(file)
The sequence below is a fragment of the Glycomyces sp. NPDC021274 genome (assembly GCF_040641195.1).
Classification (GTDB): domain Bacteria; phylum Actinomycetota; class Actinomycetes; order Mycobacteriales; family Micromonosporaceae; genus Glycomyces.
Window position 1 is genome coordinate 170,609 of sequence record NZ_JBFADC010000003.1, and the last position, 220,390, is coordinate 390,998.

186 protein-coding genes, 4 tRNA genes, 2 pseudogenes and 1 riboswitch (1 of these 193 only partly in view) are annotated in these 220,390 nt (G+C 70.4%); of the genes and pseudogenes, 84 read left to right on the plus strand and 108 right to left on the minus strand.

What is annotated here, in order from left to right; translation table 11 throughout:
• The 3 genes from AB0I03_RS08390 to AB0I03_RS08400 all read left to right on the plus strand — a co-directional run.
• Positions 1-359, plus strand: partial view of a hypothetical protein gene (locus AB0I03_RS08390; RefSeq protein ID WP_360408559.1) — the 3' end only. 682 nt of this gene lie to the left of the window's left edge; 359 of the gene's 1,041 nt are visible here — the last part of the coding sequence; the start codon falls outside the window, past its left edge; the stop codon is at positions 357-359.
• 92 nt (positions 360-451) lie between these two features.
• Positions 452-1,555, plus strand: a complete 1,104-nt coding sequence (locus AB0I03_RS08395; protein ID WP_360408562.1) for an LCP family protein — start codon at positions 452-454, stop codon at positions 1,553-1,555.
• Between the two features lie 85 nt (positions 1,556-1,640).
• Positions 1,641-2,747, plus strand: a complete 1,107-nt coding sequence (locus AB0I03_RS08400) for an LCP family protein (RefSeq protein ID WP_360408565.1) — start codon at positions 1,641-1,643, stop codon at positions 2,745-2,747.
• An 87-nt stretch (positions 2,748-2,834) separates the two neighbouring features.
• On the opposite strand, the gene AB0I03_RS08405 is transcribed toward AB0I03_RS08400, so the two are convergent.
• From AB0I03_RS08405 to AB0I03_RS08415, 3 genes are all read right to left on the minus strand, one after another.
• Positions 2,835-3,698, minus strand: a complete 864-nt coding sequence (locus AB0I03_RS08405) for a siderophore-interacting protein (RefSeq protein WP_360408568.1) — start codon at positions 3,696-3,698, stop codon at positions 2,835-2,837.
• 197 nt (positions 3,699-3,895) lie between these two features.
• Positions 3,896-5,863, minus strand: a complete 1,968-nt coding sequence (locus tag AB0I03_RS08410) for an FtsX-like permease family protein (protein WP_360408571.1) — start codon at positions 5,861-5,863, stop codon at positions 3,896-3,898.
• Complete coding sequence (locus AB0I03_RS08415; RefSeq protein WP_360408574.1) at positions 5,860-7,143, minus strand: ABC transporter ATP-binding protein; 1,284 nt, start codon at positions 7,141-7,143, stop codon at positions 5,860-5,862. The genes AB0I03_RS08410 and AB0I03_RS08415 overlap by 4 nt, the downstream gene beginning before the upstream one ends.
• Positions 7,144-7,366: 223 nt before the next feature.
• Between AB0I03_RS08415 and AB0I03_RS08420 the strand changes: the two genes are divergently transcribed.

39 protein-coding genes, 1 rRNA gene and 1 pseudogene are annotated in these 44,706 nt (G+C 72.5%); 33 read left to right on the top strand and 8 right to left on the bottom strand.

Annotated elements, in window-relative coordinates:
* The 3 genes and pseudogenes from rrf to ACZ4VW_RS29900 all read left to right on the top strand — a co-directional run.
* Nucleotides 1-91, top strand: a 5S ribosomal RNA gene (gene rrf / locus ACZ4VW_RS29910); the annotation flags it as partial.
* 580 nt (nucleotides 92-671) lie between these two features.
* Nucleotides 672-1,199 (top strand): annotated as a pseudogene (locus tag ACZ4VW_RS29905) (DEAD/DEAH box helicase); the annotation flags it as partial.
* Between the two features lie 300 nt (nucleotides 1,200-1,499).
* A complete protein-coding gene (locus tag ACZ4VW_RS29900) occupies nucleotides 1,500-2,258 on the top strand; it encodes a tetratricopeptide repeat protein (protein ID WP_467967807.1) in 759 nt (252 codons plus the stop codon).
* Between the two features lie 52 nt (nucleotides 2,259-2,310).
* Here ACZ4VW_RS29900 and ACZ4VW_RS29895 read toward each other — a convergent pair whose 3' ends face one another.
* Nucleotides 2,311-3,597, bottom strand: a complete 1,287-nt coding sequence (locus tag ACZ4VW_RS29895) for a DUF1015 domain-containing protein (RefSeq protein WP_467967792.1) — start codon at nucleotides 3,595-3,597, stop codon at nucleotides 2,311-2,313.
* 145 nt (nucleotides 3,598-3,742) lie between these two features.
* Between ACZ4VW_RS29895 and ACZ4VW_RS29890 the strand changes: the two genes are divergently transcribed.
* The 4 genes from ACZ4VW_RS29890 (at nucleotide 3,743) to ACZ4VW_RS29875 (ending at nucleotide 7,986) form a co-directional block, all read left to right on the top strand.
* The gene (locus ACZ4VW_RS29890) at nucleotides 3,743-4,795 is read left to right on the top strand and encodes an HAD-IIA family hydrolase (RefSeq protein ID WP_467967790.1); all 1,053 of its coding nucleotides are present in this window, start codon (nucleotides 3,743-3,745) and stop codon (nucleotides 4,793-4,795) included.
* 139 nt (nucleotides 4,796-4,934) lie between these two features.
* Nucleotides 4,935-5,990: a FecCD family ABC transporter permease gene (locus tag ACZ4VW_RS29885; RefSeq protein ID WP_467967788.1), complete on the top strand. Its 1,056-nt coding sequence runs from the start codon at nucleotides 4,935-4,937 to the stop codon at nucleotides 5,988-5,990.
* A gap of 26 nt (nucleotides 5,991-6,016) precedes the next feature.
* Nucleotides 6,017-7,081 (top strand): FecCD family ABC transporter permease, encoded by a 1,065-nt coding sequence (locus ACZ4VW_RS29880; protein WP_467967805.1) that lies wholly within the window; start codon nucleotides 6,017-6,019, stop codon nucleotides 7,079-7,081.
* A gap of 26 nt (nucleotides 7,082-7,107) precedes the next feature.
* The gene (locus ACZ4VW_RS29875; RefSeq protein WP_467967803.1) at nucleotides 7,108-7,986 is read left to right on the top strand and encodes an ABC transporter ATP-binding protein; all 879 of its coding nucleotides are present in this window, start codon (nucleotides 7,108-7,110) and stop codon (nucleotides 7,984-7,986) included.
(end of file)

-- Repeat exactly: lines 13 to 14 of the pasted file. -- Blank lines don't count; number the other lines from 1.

• On the opposite strand, the gene AB0I03_RS08405 is transcribed toward AB0I03_RS08400, so the two are convergent.
• From AB0I03_RS08405 to AB0I03_RS08415, 3 genes are all read right to left on the minus strand, one after another.